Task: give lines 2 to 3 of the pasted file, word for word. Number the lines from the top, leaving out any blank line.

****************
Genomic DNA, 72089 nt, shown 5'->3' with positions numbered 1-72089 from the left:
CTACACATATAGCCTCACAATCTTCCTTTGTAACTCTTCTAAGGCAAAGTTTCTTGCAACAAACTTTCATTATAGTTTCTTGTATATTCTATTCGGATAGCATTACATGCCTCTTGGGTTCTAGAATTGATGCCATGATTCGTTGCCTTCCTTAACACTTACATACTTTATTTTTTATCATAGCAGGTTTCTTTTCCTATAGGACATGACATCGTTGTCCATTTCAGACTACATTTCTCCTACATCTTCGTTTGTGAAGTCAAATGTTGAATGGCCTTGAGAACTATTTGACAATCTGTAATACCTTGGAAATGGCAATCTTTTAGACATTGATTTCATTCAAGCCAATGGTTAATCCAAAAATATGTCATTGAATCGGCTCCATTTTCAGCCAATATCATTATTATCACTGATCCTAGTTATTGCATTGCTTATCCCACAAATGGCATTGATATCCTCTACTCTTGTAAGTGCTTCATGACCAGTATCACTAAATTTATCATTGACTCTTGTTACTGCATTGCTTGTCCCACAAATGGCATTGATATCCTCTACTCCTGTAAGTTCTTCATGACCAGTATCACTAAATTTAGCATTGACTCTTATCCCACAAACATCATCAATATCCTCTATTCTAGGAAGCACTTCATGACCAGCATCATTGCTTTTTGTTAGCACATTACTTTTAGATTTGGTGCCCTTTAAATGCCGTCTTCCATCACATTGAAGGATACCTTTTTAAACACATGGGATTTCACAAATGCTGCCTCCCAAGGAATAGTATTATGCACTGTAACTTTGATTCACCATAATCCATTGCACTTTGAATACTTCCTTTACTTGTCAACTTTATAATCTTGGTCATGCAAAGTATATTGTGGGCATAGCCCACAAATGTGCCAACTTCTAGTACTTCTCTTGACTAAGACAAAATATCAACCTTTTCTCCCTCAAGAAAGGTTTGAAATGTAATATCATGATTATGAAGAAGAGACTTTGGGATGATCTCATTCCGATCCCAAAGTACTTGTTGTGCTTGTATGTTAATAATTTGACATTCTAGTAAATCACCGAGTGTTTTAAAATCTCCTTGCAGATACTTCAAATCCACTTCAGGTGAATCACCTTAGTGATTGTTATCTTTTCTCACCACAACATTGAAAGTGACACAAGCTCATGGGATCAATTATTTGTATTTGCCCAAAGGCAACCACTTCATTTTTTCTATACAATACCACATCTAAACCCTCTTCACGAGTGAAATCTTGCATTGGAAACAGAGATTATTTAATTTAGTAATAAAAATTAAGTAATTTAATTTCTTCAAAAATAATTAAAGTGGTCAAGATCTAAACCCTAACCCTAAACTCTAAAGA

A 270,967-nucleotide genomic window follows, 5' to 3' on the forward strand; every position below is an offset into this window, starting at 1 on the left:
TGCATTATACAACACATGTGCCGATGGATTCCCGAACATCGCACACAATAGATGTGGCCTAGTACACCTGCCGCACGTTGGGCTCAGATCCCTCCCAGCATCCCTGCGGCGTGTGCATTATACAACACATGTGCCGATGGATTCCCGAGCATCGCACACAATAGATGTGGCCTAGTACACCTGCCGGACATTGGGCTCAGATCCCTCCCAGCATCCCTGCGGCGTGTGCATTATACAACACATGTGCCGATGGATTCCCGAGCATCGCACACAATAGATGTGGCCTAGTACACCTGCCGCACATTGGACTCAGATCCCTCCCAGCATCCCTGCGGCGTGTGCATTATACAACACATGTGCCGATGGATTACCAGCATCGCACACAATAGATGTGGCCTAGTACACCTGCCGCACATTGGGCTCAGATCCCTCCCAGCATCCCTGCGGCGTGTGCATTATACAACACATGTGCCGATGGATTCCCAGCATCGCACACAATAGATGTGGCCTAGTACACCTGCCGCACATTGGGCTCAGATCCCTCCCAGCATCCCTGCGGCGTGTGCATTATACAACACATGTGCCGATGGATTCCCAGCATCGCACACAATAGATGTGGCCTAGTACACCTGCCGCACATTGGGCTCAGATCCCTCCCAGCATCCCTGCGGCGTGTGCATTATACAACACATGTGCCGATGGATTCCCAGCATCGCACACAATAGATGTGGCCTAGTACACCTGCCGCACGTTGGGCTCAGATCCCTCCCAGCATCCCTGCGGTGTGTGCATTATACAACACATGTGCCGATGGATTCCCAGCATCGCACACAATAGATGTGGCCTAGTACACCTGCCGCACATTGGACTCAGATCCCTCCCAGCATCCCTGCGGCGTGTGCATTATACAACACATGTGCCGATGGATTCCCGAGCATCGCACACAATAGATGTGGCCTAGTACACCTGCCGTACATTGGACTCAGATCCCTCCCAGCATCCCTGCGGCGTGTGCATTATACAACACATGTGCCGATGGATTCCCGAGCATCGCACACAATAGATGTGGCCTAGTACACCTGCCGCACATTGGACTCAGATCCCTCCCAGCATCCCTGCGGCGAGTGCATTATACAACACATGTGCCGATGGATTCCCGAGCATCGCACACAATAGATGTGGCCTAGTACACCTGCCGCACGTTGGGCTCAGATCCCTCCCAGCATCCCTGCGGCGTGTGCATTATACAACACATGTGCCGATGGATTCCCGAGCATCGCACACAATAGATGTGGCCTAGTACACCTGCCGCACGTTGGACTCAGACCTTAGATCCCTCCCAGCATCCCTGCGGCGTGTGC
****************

CTACACATATAGCCTCACAATCTTCCTTTGTAACTCTTCTAAGGCAAAGTTTCTTGCAACAAACTTTCATTATAGTTTCTTGTATATTCTATTCGGATAGCATTACATGCCTCTTGGGTTCTAGAATTGATGCCATGATTCGTTGCCTTCCTTAACACTTACATACTTTATTTTTTATCATAGCAGGTTTCTTTTCCTATAGGACATGACATCGTTGTCCATTTCAGACTACATTTCTCCTACATCTTCGTTTGTGAAGTCAAATGTTGAATGGCCTTGAGAACTATTTGACAATCTGTAATACCTTGGAAATGGCAATCTTTTAGACATTGATTTCATTCAAGCCAATGGTTAATCCAAAAATATGTCATTGAATCGGCTCCATTTTCAGCCAATATCATTATTATCACTGATCCTAGTTATTGCATTGCTTATCCCACAAATGGCATTGATATCCTCTACTCTTGTAAGTGCTTCATGACCAGTATCACTAAATTTATCATTGACTCTTGTTACTGCATTGCTTGTCCCACAAATGGCATTGATATCCTCTACTCCTGTAAGTTCTTCATGACCAGTATCACTAAATTTAGCATTGACTCTTATCCCACAAACATCATCAATATCCTCTATTCTAGGAAGCACTTCATGACCAGCATCATTGCTTTTTGTTAGCACATTACTTTTAGATTTGGTGCCCTTTAAATGCCGTCTTCCATCACATTGAAGGATACCTTTTTAAACACATGGGATTTCACAAATGCTGCCTCCCAAGGAATAGTATTATGCACTGTAACTTTGATTCACCATAATCCATTGCACTTTGAATACTTCCTTTACTTGTCAACTTTATAATCTTGGTCATGCAAAGTATATTGTGGGCATAGCCCACAAATGTGCCAACTTCTAGTACTTCTCTTGACTAAGACAAAATATCAACCTTTTCTCCCTCAAGAAAGGTTTGAAATGTAATATCATGATTATGAAGAAGAGACTTTGGGATGATCTCATTCCGATCCCAAAGTACTTGTTGTGCTTGTATGTTAATAATTTGACATTCTAGTAAATCACCGAGTGTTTTAAAATCTCCTTGCAGATACTTCAAATCCACTTCAGGTGAATCACCTTAGTGATTGTTATCTTTTCTCACCACAACATTGAAAGTGACACAAGCTCATGGGATCAATTATTTGTATTTGCCCAAAGGCAACCACTTCATTTTTTCTATACAATACCACATCTAAACCCTCTTCACGAGTGAAATCTTGCATTGGAAACAGAGATTATTTAATTTAGTAATAAAAATTAAGTAATTTAATTTCTTCAAAAATAATTAAAGTGGTCAAGATCTAAACCCTAACCCTAAACTCTAAAGA

A 270,967-nucleotide genomic window follows, 5' to 3' on the forward strand; every position below is an offset into this window, starting at 1 on the left: